As Dorabella, mezzo-soprano Alexis Peart was imposing yet mischievous, with a richer vocal quality and vibrato which complemented Ballarò perfectly. She displayed no trouble in the upper registers, and revealed a bit of Verdian drama in an Act I aria. Peart was also very capable of physical comedy and exhibited particular sauciness in her portrayal of the more adventurous sister.

Così was an opera of few arias and considerable intricate ensemble music, and the cast assembled by the Princeton Festival was clearly chosen both for their showcase arias and ability to meld into collaborative singing. Ballarò and Peart consistently performed well-tuned thirds and control over dynamics and dramatic emotion. Their fiancés, sung by tenor David Walton (Ferrando) and baritone Benjamin Taylor (Guglielmo), also showed similarly solid tuning and voices that went together well. Walton was vocally the lighter of the two, presenting recitative passages extremely well and settling into his role to capture audience sympathy. Taylor sang with a clear and forward sound and also demonstrated an ability for physical comedy.

Suave and debonair Don Alfonso, always looking for the next opportunity for a buck, was connivingly sung by bass Jeremy Harr. More baritone than low bass, he handled well the high range of Alfonso’s Act I aria “Vorrei dir” and fit in well with Ferrando and Guglielmo for operatic trios. Adding substantially to the comedy was soprano Zulimar López-Hernández, performing the role of the calculating maid Despina, who was not above selling out her employers for small change herself. López-Hernández called upon several “voices” to portray other characters in the charade, but proved herself to be a strong Mozartean singer amidst all the comedy.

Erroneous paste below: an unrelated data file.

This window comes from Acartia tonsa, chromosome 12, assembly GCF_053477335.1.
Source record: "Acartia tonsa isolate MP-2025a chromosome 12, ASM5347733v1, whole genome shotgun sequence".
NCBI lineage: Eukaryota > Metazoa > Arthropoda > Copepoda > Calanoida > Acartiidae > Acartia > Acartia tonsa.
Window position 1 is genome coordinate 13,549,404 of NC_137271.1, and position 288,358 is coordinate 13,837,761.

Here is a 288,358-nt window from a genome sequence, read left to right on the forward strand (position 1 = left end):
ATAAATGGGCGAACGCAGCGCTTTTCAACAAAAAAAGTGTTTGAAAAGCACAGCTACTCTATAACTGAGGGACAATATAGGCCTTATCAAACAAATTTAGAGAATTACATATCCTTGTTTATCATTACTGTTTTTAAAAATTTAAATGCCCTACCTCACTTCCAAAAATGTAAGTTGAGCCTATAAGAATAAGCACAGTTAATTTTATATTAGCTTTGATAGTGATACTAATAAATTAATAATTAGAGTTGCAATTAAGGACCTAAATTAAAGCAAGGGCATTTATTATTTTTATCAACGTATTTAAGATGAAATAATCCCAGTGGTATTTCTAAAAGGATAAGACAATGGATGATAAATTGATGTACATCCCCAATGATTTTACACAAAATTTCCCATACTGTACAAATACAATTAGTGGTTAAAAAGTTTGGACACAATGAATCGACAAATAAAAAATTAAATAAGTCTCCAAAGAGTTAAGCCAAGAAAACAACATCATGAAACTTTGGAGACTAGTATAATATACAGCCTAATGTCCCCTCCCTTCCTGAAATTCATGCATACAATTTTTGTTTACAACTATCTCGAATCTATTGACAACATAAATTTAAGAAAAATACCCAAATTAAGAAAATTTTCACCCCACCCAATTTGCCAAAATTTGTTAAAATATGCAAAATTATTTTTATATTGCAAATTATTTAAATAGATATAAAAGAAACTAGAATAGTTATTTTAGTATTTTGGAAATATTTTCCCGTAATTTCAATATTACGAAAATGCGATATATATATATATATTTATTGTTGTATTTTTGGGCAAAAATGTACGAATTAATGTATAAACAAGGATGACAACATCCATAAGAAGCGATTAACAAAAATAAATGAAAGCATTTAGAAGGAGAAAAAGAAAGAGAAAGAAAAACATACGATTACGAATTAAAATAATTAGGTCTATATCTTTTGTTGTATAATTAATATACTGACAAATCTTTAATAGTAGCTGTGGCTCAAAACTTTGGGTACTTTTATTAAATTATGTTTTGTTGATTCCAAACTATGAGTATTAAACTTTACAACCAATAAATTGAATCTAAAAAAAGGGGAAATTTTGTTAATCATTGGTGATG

For this production, Milanov assembled a solid orchestral ensemble which was commendably subtle, given the closeness of the audience to the players and the confinement of the tent space. Trumpet and horn players were especially understated when they could have overpowered the other players, and wind solos emerged well through the texture, including from oboist Jernigan, flutist Kemsley, and clarinetist Nuno Antunes. Milanov consistently maintained a graceful Viennese feel to the music, keeping the pace moving along and finding effective rallantandos to add drama. Solid recitative accompaniment was provided by José Meléndez, playing an electronic keyboard replicating a harpsichord.

With so many ensemble numbers in the opera, exact musical timing was critical, and what made this production really click was the precision among the singers, whether in duets, trios, or quintets. These singers sang as if they had performed this opera 50 times, rather than just for the second time. Their comedic timing was well matched by the quick costume changes between scenes, and although Mozart’s opera placed an abundancy of vocal demands in range and melodic lines on the singers over a long period of time, this cast was well up to the task.

The Princeton Festival continues through June 22, featuring musical performances, lecture, and community activities. Information about festival events can be found by visiting  princetonsymphony.org.